In distinguishing U.S. Patent No. 6, 016, 476 to Maes, plaintiff stressed the out-of-band process of the invention: "[t]hus, in the Maes system, there is no log-on access control to a host computer. Moreover, in Maes, the Universal Card is authenticated with the PDA in the access channel, whereas in the rejected claims, the authentication is via an out-of-band authentication network. ..."[93]

Because the patentee acted as his own lexicographer in defining an "out-of-band" operation and relied on that definition in distinguishing prior art, the court finds these preamble terms limiting, and consistent with the court's construction of other terms, adopts defendant's proposal and construes these terms to mean: "a system that operates without reference to a host computer or any database in a network that includes the host computer."

5. verifying the login identification (698 patent, claim 1)

Plaintiff contends construction of this term is unnecessary and plain and ordinary meaning should be applied. In the alternative, its proposed construction is: "confirming that the information used by an accessor to log in is valid."

Defendant's proposed construction is: "confirming at the security computer that the information used by an accessor to login to the host computer is valid."

The parties agree that the proper construction at least includes "confirming... that the information used by an accessor to login... is valid." Defendant's proposed construction requires for confirmation to occur at the security computer. The court has already determined that is the case.

In the claimed embodiment of Figure 1A, "when user 24 requests access to a web page 32 located at a host computer or web server 34 through computer 22, the request-for-access is diverted by a router 36 internal to the corporate network 38 to an out-of-band security network 40. "[94] The summary of the invention indicates verification occurs at the security system: "[a]fter verification at the security system, the system operating in an out-of-band mode" authenticates the user.[95] Figures 9A through 9E illustrate the "software operation of the out-of-band security system 40 from the receipt of a request-to-access inquiry to granting-of-access or denial-of-access."[96] The verification portion of that software operation, of the out-of-band security system 40, is then described in column 9 from lines 13 through 46.

The court, therefore, adopts defendant's proposal and construes "verifying the login identification" to mean: "confirming at the security computer that the information used by an accessor to login to the host computer is valid."

6. subscriber database/a database (598 patent, claims 21, 32; 698 patent, claims 46, 48; 701 patent, claim 1)

Plaintiff contends these terms do not require construction and should be given their plain and ordinary meaning. In the alternative, its proposed construction is: "subscriber records/records."

Defendant's proposed construction is: "a database in the authentication channel that maintains subscriber contact information for contacting accessors."

Defendant frames the parties' dispute here as whether the subscriber database resides in the authentication channel and whether the subscriber database maintains at least user-contact information.[97] The court agrees with defendant's proposed construction.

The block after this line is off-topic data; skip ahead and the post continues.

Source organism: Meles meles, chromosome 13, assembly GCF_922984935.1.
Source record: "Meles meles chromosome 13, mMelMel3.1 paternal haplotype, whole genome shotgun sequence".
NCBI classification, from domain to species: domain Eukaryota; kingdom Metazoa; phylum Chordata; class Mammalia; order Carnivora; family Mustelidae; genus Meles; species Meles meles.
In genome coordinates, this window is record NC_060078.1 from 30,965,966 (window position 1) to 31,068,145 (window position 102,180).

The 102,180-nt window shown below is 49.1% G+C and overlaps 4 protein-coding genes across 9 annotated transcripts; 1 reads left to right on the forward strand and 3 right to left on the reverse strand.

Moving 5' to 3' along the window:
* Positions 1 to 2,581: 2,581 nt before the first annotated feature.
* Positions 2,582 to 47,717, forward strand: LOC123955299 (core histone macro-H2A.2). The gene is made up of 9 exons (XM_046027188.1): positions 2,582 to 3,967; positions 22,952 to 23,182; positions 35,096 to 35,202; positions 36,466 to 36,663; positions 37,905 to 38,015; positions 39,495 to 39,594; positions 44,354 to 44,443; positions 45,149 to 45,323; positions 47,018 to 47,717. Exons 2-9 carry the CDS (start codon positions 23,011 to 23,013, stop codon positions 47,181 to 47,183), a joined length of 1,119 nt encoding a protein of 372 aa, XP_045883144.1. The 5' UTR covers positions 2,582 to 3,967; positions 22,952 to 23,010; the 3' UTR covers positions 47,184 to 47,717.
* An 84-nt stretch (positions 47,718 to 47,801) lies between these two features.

The "out-of-band security network 40 is isolated from the corporate network 38 and does not depend thereon for validating data."[98] Again, during prosecution, the applicant stated "[a]n out-of-band' operation is defined herein as one conducted without reference to the host computer or any database in the host network. "[99] The specification describes this out-of-band operation. Figure 2 illustrates "the hardware required by the out-of-band security network for computer network applications of this invention, " with the security computer identified as "52."[100] "The computer 52 is adapted to include software programs... for receiving the user identification and for validating the corresponding password, and is further adapted to obtain the user telephone number from lookup tables within database 54...."[101] Figures 3 through 8 illustrate the software architecture for that security network.[102] "The security computer 52, FIG. 2, is structured to include various software modules, FIG. 3, namely, ... a database module 72. "[103] Figure 8 illustrates "SUBSCRIBER DATABASE 126" as part of database module 72. The specification describes Figure 8 as showing "the software program required for the database module 72 of the out-of-band security system 40 of this invention."[104] The databases of module 72 are "the audit database 124 for the call records; the subscriber database 126 for subscriber information. ..."[105] Therefore, the subscriber database resides within the out-of-band security system which is located in the authentication channel. The subscriber database also must contain some subscriber contact information in order to contact and authenticate the subscriber/user. The specification supports that requirement: "[t]he control module 62 queries the subscriber database 126 and retrieves therefrom the telephone number associated with the login identification. "[106]